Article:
The world has been transfixed by the 18 days of protest in Egypt that ended 30 years of Hosni Mubarak’s rule. But away from the surging crowds in Tahrir Square demanding change, other Egyptians have been preoccupied with the more mundane struggle of trying to make ends meet.
When IRIN last visited the Mansur family on 2 February, the eldest daughter, Fatma Sayed, was due to give birth, but worried that the streets may not be safe enough to go to hospital; her youngest brother, Mohamed, was not going to work as he believed it more urgent to stay up all night to protect the neighbourhood with other young men who had formed vigilantes.
Much has now changed in Egypt, and for the Mansur family. Fatma Sayed seized the chance of improved security a week ago and went to a nearby hospital for a Caesarian delivery. She called her baby daughter Ahlam or “dreams“.
“I am so grateful that I managed to do it at last,” Fatma, 31, said. “I am happy that my daughter sleeps on the bed beside me now. I do not care what will happen next.”
What happens next is not entirely clear following Mubarak’s resignation on 11 February, succumbing to the pressure of nationwide demonstrations that began on 25 January.
Mubarak has handed power to the military, which has promised to pave the way for parliamentary and presidential elections, dissolved parliament, and suspended the constitution – the major demands of the protesters.
The pledge by the military for a democratic transition sent hundreds of thousands of demonstrators back home, and returned life to near normal in the Egyptian capital, Cairo, and other cities. However, the Suez Canal city of Port Said, and Beni Suef, about 120km south of Cairo, are still turbulent, with angry citizens attacking government offices and police stations.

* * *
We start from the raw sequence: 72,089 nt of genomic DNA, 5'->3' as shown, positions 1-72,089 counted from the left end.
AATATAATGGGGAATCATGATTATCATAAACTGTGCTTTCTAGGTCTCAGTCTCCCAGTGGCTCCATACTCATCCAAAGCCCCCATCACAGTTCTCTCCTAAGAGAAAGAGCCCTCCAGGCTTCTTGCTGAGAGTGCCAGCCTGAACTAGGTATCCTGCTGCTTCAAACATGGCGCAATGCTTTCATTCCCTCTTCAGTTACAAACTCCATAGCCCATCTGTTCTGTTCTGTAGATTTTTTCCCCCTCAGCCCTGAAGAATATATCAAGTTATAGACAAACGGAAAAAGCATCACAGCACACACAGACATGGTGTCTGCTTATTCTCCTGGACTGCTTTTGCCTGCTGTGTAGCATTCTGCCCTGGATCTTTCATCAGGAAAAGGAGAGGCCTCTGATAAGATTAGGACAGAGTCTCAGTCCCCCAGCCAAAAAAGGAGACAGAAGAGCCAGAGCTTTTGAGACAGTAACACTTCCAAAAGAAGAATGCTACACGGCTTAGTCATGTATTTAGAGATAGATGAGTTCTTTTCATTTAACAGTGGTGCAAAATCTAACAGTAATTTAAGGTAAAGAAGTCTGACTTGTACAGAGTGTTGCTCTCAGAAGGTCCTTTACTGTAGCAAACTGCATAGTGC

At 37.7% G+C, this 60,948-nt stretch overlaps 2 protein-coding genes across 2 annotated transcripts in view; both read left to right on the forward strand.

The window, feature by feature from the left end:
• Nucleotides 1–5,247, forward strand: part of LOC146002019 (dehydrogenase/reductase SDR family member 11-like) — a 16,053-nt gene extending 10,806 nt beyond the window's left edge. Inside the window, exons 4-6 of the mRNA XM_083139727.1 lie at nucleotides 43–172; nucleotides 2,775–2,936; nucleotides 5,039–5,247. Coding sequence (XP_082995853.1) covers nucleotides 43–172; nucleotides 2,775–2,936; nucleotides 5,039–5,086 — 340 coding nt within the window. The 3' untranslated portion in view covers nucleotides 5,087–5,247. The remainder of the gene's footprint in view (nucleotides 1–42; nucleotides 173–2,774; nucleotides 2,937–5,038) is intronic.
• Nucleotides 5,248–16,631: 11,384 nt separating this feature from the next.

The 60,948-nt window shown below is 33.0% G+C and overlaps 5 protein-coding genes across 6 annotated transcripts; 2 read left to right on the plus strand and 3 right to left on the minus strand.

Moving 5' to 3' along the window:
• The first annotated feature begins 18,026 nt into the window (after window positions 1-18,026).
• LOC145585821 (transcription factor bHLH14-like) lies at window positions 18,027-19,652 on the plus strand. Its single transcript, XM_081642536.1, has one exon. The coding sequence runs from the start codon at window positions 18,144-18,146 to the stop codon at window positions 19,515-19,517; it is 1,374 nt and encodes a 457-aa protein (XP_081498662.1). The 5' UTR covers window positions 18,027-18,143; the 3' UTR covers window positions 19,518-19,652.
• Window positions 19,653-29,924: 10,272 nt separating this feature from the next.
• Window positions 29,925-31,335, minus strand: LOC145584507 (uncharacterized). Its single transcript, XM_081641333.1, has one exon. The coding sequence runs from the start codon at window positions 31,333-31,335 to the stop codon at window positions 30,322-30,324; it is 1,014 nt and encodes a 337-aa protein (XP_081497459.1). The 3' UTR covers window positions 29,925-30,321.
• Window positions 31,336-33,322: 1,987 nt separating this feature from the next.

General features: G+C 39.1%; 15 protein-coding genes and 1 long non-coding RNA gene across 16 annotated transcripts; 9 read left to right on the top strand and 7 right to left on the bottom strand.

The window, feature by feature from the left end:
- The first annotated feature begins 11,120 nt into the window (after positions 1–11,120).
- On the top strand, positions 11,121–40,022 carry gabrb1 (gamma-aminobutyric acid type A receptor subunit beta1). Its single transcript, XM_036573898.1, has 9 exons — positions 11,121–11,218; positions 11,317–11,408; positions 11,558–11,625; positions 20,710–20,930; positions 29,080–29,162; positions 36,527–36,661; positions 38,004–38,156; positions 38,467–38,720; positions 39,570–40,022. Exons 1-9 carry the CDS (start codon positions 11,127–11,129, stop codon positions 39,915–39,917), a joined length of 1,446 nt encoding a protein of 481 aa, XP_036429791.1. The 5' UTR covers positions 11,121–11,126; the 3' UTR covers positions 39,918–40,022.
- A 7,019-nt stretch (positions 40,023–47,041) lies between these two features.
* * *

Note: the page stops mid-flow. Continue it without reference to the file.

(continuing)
On 14 February, thousands of people from impoverished districts stormed empty apartment blocks in Beni Suef and occupied them. They also torched some government offices.
In Cairo, however, banks partially resumed work on 10 February, allowing Sayed’s husband to withdraw the money he had deposited for his wife’s Caesarean. “We would never have been able to go to the hospital without this money,” he told IRIN. “We could not have just gone there and told the doctors that we need an operation, but we do not have money.”
The Egyptian army has reportedly managed to arrest about 10,000 inmates out of the 20,000 who are believed to have escaped following the disintegration of the police and prison services after clashes with demonstrators on 28 January.
The army has deployed soldiers across the country to bolster security and even take on traffic duties, giving neighbourhood watchers the chance to return to their professional lives.
Mohamed, 21, a house painter, now goes to work each day. When he comes home he checks with his neighbours and spends a few hours with the other men, but when night falls, they all go home. “Although the army is not deployed everywhere, there is a general feeling of security these days,” Mohamed said. “Most of the thieves have already been arrested.”
The army has relaxed the night curfew it imposed on 29 January. Instead of 4pm, the curfew now starts at midnight and lasts until 6am, giving Mohamed’s mother the chance to go to the market.
“After an initial wave of rises, prices started to go down,” said Rida Mansur. “Most commodities are now available.”
Shopkeepers say the fragile security situation and an early curfew denied suppliers the chance to bring their produce to market. Bahaa Bushra, a vegetable seller in Sayeda Aisha where the Mansur family lives, says this was partially responsible for the rise in prices.
“There was no supply of almost all articles,” Bushra, 35, said. “People also bought large amounts of everything, pushing the prices up even more.”
This article was produced by IRIN News while it was part of the United Nations Office for the Coordination of Humanitarian Affairs. Please send queries on copyright or liability to the UN. For more information: https://shop.un.org/rights-permissions